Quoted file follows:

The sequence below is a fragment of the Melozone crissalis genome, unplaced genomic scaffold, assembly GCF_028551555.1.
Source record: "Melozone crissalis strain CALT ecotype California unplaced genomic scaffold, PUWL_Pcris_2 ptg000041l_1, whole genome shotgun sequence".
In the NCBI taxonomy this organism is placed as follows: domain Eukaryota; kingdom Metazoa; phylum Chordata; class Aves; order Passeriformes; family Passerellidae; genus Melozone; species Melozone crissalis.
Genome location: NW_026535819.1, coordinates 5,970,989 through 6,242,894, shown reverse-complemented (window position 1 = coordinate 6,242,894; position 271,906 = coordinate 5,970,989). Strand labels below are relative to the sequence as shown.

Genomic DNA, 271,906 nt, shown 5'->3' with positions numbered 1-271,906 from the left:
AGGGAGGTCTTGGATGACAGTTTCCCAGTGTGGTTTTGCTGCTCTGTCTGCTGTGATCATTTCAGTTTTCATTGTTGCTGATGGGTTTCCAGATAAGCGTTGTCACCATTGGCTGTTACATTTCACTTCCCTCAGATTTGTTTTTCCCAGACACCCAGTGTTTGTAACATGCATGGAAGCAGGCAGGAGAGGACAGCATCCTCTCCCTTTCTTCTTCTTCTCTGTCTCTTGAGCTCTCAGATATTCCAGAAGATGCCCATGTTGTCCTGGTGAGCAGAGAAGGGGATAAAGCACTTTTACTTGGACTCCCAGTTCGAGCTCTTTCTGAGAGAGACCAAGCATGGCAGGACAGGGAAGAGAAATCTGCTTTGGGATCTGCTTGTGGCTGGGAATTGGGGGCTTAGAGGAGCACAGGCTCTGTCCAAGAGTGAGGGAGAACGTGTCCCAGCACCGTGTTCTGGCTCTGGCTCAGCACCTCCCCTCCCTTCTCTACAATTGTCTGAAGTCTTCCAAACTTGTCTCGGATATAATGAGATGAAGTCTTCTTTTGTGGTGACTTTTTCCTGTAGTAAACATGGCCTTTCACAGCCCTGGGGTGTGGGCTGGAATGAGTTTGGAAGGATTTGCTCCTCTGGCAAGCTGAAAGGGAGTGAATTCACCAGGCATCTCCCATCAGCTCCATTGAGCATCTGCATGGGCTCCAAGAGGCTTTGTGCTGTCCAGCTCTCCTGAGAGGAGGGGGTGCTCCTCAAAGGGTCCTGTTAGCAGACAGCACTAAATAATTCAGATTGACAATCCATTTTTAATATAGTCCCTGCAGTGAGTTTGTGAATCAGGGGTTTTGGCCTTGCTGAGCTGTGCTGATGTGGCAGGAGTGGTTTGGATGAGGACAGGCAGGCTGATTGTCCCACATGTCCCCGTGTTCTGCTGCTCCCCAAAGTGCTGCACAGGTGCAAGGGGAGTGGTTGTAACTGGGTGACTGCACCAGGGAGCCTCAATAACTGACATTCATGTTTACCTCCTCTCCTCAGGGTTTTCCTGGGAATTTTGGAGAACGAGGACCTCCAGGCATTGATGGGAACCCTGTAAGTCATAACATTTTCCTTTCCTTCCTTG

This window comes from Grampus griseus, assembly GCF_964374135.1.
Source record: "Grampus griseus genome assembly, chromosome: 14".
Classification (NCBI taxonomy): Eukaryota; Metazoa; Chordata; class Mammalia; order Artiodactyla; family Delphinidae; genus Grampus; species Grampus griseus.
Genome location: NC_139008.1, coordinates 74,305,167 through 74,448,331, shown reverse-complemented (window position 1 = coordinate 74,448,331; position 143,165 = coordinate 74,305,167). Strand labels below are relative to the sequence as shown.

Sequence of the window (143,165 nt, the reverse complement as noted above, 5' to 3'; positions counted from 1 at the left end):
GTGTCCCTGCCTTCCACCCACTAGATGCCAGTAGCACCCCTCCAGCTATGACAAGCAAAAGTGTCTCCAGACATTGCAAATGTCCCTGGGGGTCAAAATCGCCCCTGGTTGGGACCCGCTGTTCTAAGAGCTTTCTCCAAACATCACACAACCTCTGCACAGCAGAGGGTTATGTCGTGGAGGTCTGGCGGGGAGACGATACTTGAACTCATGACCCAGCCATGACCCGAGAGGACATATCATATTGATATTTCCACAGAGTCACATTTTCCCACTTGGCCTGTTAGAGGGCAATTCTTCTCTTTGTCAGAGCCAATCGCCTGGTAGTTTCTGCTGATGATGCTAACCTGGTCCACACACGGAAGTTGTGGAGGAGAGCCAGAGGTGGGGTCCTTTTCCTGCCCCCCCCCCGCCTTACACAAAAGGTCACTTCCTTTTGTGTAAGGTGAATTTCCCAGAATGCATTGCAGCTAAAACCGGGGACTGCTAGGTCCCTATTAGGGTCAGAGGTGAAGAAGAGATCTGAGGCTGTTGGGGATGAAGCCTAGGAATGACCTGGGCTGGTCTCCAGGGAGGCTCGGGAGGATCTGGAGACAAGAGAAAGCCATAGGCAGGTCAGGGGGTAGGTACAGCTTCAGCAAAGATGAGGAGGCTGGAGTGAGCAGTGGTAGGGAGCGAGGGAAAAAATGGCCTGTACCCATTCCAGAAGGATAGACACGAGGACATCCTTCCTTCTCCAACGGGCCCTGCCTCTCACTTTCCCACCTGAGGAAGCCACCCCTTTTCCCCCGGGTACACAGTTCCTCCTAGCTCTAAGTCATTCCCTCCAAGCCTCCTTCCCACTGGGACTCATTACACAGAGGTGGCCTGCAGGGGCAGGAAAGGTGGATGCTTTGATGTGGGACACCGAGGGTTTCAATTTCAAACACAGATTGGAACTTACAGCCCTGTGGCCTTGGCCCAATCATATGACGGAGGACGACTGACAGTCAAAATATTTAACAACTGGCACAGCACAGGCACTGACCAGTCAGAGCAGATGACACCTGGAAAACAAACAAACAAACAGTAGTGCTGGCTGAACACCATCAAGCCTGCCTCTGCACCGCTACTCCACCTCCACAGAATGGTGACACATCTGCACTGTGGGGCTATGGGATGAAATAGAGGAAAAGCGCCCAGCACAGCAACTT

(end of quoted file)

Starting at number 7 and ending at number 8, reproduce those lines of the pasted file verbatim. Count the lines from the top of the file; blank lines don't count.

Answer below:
This window comes from Grampus griseus, assembly GCF_964374135.1.
Source record: "Grampus griseus genome assembly, chromosome: 14".